• Regulatory Liaising. Engaging with external regulatory bodies and government agencies, ensuring the company is abreast of the latest rules and policies, and maintaining good relations.
  • Strategic Planning. Collaborating with business leaders to integrate legal considerations into the company’s broader strategic planning.
  • Litigation Management. Managing ongoing litigation, if any, or overseeing outside counsel representing the company in legal proceedings.
  • Environmental, Social, and Governance (ESG) and Corporate Social Responsibility (CSR). According to the CLO Survey, 23% of CLOs oversee ESG and CSR.
  • Continuous Learning. Keeping updated on changes in laws, regulations, and industry best practices that may affect the company, and ensuring the organization adapts accordingly.
  • Budget Management. Overseeing the legal department’s budget, ensuring cost-effective solutions, and potentially negotiating with outside legal firms regarding fees or retainers.

General Counsel Overview

Think of the GC as the go-to legal expert for daily operations. While their role may sound similar to that of a CLO, the GC tends to have a more hands-on approach to specific legal matters. They are deeply involved in drafting and negotiating contracts, ensuring compliance on a day-to-day basis, and might lead a team of other lawyers and paralegals in the legal department. Their expertise might be more specialized than a CLO, having spent years in a particular industry or area of law that aligns with the company’s primary operations.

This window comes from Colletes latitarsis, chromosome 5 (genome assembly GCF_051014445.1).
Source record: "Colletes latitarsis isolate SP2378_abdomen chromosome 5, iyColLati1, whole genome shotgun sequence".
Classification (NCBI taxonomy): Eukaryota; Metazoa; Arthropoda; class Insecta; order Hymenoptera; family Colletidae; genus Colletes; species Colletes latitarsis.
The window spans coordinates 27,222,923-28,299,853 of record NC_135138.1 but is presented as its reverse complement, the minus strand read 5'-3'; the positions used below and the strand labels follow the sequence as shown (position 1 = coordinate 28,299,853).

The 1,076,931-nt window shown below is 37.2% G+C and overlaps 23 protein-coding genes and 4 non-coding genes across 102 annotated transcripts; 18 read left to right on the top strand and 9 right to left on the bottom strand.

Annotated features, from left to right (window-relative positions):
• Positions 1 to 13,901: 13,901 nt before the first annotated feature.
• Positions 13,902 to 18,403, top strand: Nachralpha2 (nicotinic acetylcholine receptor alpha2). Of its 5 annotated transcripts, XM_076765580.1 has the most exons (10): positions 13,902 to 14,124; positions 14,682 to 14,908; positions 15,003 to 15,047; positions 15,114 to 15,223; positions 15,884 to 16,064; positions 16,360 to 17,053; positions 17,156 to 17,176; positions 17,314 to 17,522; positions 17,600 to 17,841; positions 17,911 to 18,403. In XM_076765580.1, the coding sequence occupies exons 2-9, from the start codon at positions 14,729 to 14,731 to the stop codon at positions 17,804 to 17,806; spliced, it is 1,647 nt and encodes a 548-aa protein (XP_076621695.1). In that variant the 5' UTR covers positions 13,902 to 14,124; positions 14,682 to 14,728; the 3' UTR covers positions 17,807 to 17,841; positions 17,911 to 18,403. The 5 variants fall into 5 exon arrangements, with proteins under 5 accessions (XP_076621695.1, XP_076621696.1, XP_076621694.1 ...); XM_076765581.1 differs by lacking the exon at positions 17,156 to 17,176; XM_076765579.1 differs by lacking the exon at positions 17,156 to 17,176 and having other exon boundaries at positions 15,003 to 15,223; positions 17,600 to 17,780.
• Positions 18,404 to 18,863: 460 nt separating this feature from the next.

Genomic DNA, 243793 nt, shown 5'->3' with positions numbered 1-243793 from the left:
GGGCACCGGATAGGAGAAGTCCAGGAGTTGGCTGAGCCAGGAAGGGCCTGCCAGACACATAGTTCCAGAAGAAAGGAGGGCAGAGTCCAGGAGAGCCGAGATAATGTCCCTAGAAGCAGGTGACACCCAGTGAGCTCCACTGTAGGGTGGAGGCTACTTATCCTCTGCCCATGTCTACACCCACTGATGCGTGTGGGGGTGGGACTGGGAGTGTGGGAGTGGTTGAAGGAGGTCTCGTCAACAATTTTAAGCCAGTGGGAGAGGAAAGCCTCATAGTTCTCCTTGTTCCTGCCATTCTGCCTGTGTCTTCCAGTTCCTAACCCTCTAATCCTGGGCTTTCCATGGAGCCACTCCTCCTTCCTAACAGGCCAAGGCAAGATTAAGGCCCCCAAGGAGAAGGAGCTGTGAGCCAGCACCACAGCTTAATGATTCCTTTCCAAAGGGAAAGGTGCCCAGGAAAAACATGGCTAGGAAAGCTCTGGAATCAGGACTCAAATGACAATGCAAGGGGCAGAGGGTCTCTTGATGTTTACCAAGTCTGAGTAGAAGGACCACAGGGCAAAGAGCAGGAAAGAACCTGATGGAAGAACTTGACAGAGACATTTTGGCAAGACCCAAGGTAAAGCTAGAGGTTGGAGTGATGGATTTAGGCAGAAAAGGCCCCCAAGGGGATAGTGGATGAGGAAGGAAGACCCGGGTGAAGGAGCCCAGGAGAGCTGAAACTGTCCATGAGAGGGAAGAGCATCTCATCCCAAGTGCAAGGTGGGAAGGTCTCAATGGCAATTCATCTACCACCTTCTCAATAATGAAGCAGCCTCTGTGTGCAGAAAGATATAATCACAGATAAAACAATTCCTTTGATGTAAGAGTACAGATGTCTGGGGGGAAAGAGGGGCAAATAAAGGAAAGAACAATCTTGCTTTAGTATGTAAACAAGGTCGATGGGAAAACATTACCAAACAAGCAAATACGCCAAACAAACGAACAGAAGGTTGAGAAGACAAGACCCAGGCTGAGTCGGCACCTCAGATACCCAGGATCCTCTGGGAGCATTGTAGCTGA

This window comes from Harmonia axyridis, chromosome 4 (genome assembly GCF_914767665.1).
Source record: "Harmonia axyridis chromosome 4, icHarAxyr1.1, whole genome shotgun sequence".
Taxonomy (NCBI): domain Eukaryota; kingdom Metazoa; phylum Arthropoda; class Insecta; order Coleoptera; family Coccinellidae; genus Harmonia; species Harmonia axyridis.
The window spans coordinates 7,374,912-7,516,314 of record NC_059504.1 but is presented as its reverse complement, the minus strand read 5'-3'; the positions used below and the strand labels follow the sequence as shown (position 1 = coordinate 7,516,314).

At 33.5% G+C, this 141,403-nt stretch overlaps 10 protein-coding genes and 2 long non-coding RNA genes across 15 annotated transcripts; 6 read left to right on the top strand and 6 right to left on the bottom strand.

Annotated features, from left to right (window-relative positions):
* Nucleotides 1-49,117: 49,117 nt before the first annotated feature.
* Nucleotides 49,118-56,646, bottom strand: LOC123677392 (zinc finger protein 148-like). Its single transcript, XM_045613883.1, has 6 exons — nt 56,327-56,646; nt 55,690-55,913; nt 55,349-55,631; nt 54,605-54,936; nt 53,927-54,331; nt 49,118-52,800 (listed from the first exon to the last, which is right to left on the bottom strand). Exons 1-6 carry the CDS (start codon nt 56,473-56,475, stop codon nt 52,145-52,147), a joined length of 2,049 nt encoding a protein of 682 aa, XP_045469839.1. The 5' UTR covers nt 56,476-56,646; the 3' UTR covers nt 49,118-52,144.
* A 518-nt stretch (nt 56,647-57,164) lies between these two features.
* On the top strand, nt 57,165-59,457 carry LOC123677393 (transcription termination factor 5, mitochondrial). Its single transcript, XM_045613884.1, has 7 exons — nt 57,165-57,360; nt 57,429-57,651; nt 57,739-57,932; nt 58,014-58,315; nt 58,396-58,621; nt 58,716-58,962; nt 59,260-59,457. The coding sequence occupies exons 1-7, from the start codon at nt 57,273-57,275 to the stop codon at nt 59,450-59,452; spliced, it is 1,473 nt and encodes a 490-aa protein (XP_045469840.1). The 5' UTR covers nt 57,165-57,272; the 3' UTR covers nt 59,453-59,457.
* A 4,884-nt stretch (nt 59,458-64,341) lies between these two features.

Regardless of size, any company that deals with legal matters may have a GC. From startups to established enterprises, the presence of a GC can provide invaluable legal insights and protection.

General Counsel Responsibilities

The responsibilities of a GC may include:

  • Representing the Company in Court. A fundamental responsibility of the GC is to act as the face of the company in legal settings. Whether it’s a civil suit, regulatory hearing, or any other judicial proceeding, the GC stands front and center, safeguarding the company’s interests.
  • Advising Leadership. Serving as a legal advisor to the company executives and leadership, including interpreting laws, rulings, and regulations, and advising on strategy and risks.
  • Team leadership. Leading a team of attorneys, paralegals, and other legal professionals. This involves mentoring, delegating tasks, ensuring professional development, and maintaining a cohesive team that efficiently meets the company’s legal needs.
  • Regulatory compliance. Companies must often navigate a maze of regulations and compliance requirements set by various government bodies. The GC is at the helm of these interactions, ensuring the company remains in good standing.
  • Contract Management. The GC oversees the drafting, review, and negotiation of contracts the company enters into, whether with customers, vendors, or partners. This ensures that the company’s interests are protected, and risks are minimized.